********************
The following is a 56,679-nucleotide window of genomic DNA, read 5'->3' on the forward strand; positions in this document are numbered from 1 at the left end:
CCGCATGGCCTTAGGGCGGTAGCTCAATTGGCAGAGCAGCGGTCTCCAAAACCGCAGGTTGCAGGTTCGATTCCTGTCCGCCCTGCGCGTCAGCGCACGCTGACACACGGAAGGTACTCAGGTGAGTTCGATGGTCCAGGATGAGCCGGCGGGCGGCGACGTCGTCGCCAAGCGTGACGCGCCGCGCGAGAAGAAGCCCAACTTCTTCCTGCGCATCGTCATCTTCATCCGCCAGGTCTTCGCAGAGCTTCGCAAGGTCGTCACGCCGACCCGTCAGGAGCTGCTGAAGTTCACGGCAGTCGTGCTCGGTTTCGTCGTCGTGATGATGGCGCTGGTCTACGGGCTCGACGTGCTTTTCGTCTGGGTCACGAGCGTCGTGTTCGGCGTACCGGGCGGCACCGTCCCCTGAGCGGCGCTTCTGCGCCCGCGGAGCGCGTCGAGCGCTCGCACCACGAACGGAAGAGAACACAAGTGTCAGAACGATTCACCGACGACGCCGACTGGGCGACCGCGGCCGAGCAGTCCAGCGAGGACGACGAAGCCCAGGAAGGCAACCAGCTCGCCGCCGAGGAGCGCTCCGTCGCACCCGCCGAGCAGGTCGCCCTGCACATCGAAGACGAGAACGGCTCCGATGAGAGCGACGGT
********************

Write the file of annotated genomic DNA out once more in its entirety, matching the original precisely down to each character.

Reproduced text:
The following is a 56,679-nucleotide window of genomic DNA, read 5'->3' on the forward strand; positions in this document are numbered from 1 at the left end:
CCGCATGGCCTTAGGGCGGTAGCTCAATTGGCAGAGCAGCGGTCTCCAAAACCGCAGGTTGCAGGTTCGATTCCTGTCCGCCCTGCGCGTCAGCGCACGCTGACACACGGAAGGTACTCAGGTGAGTTCGATGGTCCAGGATGAGCCGGCGGGCGGCGACGTCGTCGCCAAGCGTGACGCGCCGCGCGAGAAGAAGCCCAACTTCTTCCTGCGCATCGTCATCTTCATCCGCCAGGTCTTCGCAGAGCTTCGCAAGGTCGTCACGCCGACCCGTCAGGAGCTGCTGAAGTTCACGGCAGTCGTGCTCGGTTTCGTCGTCGTGATGATGGCGCTGGTCTACGGGCTCGACGTGCTTTTCGTCTGGGTCACGAGCGTCGTGTTCGGCGTACCGGGCGGCACCGTCCCCTGAGCGGCGCTTCTGCGCCCGCGGAGCGCGTCGAGCGCTCGCACCACGAACGGAAGAGAACACAAGTGTCAGAACGATTCACCGACGACGCCGACTGGGCGACCGCGGCCGAGCAGTCCAGCGAGGACGACGAAGCCCAGGAAGGCAACCAGCTCGCCGCCGAGGAGCGCTCCGTCGCACCCGCCGAGCAGGTCGCCCTGCACATCGAAGACGAGAACGGCTCCGATGAGAGCGACGGT